Consumer spending in the U.S. probably stalled in May as slower job growth and subdued wage gains prompted Americans to cut back, economists said before a report today. Household purchases, which account for about 70 percent of the economy, were unchanged after a 0.3 percent gain in April, according to the median estimate of 75 economists surveyed by Bloomberg News. Another report may show consumer sentiment dropped in June to a six-month low. Merchants from CarMax Inc. to Red Robin Gourmet Burgers Inc. are feeling the pinch of restrained household incomes tied to a jobless rate that’s exceeded 8 percent for 40 straight months. While gasoline prices are less of a burden on Americans, the absence of bigger employment gains will make it tough for spending and the expansion to accelerate.

A QE Timeline (Calculated Risk Blog)

By request, here is an updated timeline of QE (and Twist operations): November 25, 2008: Press Release: $100 Billion GSE direct obligations, $500 billion in MBS; December 16, 2008 FOMC Statement: Evaluating benefits of purchasing longer-term Treasury Securities;  January 28, 2009: FOMC Statement: FOMC Stands Ready to expand program; March 18, 2009: FOMC Statement: Expand MBS program to $1.25 trillion, buy up to $300 billion of longer-term Treasury securities; March 31, 2010: QE1 purchases were completed at the end of Q1 2010; August 27, 2010: Fed Chairman Ben Bernanke hints at QE2: Analysis: Bernanke paves the way for QE2...


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Editorials & Opinions

Who Will Pay the ObamaCare Uninsured Tax? (Keith Hennessey Blog)

Now that the Supreme Court has upheld the constitutionality of the Affordable Care Act, who will pay the tax for not having health insurance? CBO answered this in April 2010. They projected that in 2016, when the mandate is in effect and the tax is fully phased in, there will still be 21 million uninsured people.  This belies the advertised “universal coverage” label. Oversimplifying a bit, for most people the tax in 2016 will be $750 per adult and $375 per kid. But while 21 million people will be uninsured, CBO said “the majority of them will not be subject to penalty.” That’s an understatement.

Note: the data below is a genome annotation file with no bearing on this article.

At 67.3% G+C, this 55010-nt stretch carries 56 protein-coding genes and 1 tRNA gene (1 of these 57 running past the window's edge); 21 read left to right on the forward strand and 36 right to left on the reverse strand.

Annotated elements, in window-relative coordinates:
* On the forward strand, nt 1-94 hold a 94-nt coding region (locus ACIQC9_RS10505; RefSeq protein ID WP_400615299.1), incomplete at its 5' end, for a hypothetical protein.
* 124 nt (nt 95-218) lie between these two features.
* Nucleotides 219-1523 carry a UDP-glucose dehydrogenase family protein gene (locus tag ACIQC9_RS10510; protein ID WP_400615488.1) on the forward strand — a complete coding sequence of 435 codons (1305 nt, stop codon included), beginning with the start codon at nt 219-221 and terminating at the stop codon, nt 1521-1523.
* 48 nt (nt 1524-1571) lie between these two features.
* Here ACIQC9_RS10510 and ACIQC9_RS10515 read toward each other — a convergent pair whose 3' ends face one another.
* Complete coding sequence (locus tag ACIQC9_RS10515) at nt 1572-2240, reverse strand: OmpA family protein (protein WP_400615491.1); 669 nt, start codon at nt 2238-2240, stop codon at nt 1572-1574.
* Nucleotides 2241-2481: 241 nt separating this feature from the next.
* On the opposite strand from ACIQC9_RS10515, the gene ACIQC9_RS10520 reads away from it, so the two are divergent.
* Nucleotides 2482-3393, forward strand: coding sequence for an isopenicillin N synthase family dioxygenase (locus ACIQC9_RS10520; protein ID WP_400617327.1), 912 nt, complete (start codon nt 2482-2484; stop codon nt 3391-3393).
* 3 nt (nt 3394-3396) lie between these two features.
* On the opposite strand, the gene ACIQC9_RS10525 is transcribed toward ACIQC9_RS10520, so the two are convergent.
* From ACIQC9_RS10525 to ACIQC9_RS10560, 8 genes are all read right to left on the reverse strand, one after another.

It's Up to the Voters Now (The Wall Street Journal Editorial)

If there is a modicum of hope in Chief Justice John Roberts's inglorious one-man opinion Thursday, it is that Americans were reminded again that they cannot count on others to protect their liberty. Certainly judges aren't reliable. They can be turned by the pressure of the media and the whims of vanity. If Americans want to repeal ObamaCare, their only recourse is to demand it at the ballot box in November. The Affordable Care Act is more unpopular now than when it passed, yet it will grind on toward implementation in a second Obama term. The President made that clear in his remarks Thursday, deploying the usual half-truths he used to jam the law through Congress. He continued to claim that no one will lose his current health insurance, though millions are sure to do so as they are dropped from business coverage and tossed into Medicaid or government exchanges. The great irony is that Mr. Obama still couldn't bring himself to admit that the purchase mandate is a "tax," though that is the only logic by which the Chief Justice upheld it. (See above.) Mr. Obama referred to it instead with the euphemism that individuals must "take the responsibility to buy health insurance."

The Umpire Strikes Back (Dana Milbank in The Washington Post)

John Roberts was the first justice to appear from behind the curtains when the buzzer sounded in the Supreme Court chamber at 10 a.m. sharp. He forced a tight grin and scanned the audience, which, on this historic day, included several members of Congress and retired Justice John Paul Stevens. The only hint of what was afoot came from Justice Antonin Scalia, who, taking his place at the chief justice’s right, bowed his head as if in mourning. “I have the opinion in NFIB v. Sebelius ,” Roberts announced matter-of-factly, as if stating that he was about to admit a new crop of lawyers to the Supreme Court Bar. His words were so measured and his delivery so calm that 14 minutes elapsed before he signaled which way the decision had gone — by answering those who wanted to declare the Obama health-care law unconstitutional with these two dreaded words: “we disagree.” In the audience, Sen. Orrin Hatch (R-Utah), an opponent of the law, folded his arms across his chest, his mouth slightly agape. Sen. John Barrasso (R-Wyo.) put his chin in his hand. Rep. Tom Price (R-Ga.), a leader of House conservatives, shook his head. Scalia was reclining in his chair, staring blankly. Justice Clarence Thomas was practically horizontal. Roberts explained why he had sided with the four liberal justices: not because he thought the health-care law was “good policy” but because there wasn’t a constitutional reason to invalidate the individual mandate at the core of the law. “We possess neither the expertise nor the prerogative to make policy judgments,” he wrote in his majority opinion, which he read in part from the bench. “Those decisions are entrusted to our nation’s elected leaders, who can be thrown out of office if the people disagree with them. It is not our job to protect the people from the consequences of their political choices.”